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Snake Surprise – “Virgin” Female Boa Constrictor Gives Birth

coiled boaA female Boa (Boa constrictor) shocked herpetologists by giving birth to live young that she produced by cloning rather than mating.  What’s more, the process used to create the young is new to the animal world – it has not been seen in any other vertebrate.

Asexual Births in other Species

Asexual reproduction or parthenogenesis – producing young without mating – is well known among insects and certain fishes (including Hammerhead Sharks), some of which can even switch sexes several times.  It has also been recorded in a small number of reptiles, such as the Brahminy Blind Snake, American Whiptail Lizards and the Komodo Dragon.  Read More »

Breeding Brazilian, Columbian and other Rainbow Boas in Captivity

Peruvian Rainbow BoaI usually recommend that aspiring snake breeders start off with live-bearing species, so as to avoid the necessity of incubating eggs.  In the Family Boidae we find a wide range of possibilities, one of the most popular of which is the beautiful Rainbow Boa (Epicrates cenchria). Although not as widely kept as its much larger cousin, the Boa constrictor, the Rainbow Boa is far easier to manage in captivity, yet grows large enough (to nearly 7 feet in some cases) to satisfy those who prefer sizable snakes.

Range and Diversity

Eight subspecies of Rainbow Boa range throughout much of Central and South America (Panama to Northern Argentina).

Black rings on a rich red-orange background mark the most highly desirable of these, the Brazilian Rainbow Boa (E. c. cenchria).  The somewhat duller but still attractive Columbian Rainbow Boa (E. c. maurus) is more commonly available.  Both of these snakes, and the remaining subspecies, may be bred in a similar manner.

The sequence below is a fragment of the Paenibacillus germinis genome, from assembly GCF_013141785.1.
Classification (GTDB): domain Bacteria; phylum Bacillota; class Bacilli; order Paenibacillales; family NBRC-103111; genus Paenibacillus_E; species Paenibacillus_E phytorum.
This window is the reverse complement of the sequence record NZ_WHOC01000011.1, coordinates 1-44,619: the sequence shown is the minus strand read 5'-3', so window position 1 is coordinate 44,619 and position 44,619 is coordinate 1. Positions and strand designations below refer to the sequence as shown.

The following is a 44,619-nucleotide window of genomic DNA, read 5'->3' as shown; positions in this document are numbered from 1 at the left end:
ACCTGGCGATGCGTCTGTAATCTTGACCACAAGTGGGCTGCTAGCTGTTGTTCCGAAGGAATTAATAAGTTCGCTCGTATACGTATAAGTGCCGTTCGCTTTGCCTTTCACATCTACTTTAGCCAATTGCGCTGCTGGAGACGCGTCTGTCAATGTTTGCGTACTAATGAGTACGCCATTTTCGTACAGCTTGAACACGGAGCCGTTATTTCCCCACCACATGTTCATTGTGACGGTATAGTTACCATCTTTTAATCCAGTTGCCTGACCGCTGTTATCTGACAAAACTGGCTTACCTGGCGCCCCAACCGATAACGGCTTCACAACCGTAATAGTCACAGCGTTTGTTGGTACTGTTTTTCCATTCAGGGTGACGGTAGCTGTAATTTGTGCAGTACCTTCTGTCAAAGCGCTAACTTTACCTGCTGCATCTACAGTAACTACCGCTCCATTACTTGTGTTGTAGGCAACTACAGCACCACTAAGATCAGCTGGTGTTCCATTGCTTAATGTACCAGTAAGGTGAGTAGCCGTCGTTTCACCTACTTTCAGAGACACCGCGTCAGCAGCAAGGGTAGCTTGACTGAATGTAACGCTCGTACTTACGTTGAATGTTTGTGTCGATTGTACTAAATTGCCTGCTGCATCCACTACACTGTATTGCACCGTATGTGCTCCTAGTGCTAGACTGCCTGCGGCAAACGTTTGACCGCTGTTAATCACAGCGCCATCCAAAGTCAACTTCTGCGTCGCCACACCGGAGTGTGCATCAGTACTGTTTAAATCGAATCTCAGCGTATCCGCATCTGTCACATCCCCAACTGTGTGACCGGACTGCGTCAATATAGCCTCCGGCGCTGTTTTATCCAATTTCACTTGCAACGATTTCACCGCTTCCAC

Selection of Breeding Stock

Although occupying a wide range of habitats, Rainbow Boas from all locales usually respond well to similar breeding techniques.  Captive-bred animals are easier to work with than wild-caught individuals, as the “internal clocks” of wild snakes may conflict with local conditions – wild-caught animals will usually reproduce only during their normal breeding season, and after being exposed to a very close simulation of natural conditions (rainfall, temperature, etc.).

Potential breeders should be robust, at least 3 years of age and approximately 5 feet long, so that sexual maturity is assured.  Small and/or young females often give birth to a high percentage of stillborns.

Stimulating Reproduction

Despite their tropical origins, Rainbow Boas selected for breeding should be subjected to a 6 week cooling-off period, at temperatures of 68-70 F.  Over much of their natural habitat, such temperature dips are associated with rainy periods.  Increased misting may, therefore, help spur reluctant breeders, but care must be taken that the snakes dry off completely, lest fungal skin infections take hold.

Snakes slated for cooling should be fasted for 2-3 weeks beforehand (undigested food in the gut of a cool snake will spoil and likely kill the animal).  A water bowl should be available during their artificial “winter”.